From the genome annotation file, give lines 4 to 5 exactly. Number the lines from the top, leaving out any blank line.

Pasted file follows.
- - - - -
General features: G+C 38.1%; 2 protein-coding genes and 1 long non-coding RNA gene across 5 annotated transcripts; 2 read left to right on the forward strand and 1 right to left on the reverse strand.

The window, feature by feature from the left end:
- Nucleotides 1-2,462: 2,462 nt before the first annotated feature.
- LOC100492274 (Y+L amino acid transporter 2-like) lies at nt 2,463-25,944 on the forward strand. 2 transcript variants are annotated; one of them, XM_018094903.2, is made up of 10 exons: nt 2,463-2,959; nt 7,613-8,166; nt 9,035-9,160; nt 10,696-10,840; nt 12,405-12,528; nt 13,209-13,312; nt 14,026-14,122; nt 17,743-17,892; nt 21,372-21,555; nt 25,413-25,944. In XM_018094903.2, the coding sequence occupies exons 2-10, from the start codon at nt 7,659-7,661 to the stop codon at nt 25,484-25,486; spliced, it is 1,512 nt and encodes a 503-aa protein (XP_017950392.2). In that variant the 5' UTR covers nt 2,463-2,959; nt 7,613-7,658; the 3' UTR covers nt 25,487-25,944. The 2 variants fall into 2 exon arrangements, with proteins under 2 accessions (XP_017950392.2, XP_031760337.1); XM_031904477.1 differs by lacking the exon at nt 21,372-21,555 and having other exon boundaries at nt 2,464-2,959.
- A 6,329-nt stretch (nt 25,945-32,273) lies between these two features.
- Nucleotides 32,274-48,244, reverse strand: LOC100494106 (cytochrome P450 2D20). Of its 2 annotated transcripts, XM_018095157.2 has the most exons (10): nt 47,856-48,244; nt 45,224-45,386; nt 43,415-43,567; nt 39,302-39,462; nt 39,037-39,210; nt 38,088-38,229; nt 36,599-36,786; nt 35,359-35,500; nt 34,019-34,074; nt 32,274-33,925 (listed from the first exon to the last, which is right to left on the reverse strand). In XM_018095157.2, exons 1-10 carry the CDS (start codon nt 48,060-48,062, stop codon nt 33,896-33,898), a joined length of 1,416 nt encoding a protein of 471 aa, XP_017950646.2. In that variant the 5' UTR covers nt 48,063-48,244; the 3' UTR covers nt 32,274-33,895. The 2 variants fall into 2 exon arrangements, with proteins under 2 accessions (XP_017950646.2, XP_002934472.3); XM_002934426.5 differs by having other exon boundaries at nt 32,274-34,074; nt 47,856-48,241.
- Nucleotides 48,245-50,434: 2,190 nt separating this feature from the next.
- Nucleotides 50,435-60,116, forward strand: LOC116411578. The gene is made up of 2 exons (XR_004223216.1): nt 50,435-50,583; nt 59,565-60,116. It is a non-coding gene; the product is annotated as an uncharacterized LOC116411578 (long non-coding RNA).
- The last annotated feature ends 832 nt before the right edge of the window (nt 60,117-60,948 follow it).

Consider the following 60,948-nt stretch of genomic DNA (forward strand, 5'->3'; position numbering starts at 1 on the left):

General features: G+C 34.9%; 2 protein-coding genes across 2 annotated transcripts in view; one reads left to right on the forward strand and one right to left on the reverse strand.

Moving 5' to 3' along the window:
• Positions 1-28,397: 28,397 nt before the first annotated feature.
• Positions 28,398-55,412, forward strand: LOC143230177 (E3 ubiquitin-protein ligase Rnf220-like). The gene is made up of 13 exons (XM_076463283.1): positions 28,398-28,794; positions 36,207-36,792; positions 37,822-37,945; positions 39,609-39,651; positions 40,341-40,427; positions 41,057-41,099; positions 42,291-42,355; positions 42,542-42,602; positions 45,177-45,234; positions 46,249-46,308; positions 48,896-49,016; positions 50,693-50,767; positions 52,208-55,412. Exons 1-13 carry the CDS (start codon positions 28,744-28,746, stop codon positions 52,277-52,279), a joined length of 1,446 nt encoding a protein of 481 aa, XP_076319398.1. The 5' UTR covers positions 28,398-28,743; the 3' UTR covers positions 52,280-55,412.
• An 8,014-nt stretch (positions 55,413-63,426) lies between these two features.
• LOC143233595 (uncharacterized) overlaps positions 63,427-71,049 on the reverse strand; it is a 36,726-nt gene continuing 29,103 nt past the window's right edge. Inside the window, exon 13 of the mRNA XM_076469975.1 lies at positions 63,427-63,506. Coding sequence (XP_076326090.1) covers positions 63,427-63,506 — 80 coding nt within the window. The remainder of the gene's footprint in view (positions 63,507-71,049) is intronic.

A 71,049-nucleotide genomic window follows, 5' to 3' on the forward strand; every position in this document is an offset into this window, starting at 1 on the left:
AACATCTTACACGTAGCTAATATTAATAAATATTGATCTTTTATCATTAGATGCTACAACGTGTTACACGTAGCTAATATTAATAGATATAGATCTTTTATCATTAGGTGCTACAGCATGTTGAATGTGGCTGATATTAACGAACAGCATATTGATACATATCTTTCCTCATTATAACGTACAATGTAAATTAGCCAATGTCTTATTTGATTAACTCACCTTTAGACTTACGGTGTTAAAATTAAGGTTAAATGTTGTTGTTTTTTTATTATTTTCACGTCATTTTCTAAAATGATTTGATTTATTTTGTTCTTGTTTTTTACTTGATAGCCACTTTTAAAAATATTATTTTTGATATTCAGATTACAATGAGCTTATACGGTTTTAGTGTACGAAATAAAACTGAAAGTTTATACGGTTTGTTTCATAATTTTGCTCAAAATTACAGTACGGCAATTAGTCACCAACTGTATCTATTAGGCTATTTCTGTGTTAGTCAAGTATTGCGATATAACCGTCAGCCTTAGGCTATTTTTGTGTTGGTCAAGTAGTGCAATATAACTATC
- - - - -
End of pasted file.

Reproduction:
- LOC100492274 (Y+L amino acid transporter 2-like) lies at nt 2,463-25,944 on the forward strand. 2 transcript variants are annotated; one of them, XM_018094903.2, is made up of 10 exons: nt 2,463-2,959; nt 7,613-8,166; nt 9,035-9,160; nt 10,696-10,840; nt 12,405-12,528; nt 13,209-13,312; nt 14,026-14,122; nt 17,743-17,892; nt 21,372-21,555; nt 25,413-25,944. In XM_018094903.2, the coding sequence occupies exons 2-10, from the start codon at nt 7,659-7,661 to the stop codon at nt 25,484-25,486; spliced, it is 1,512 nt and encodes a 503-aa protein (XP_017950392.2). In that variant the 5' UTR covers nt 2,463-2,959; nt 7,613-7,658; the 3' UTR covers nt 25,487-25,944. The 2 variants fall into 2 exon arrangements, with proteins under 2 accessions (XP_017950392.2, XP_031760337.1); XM_031904477.1 differs by lacking the exon at nt 21,372-21,555 and having other exon boundaries at nt 2,464-2,959.
- A 6,329-nt stretch (nt 25,945-32,273) lies between these two features.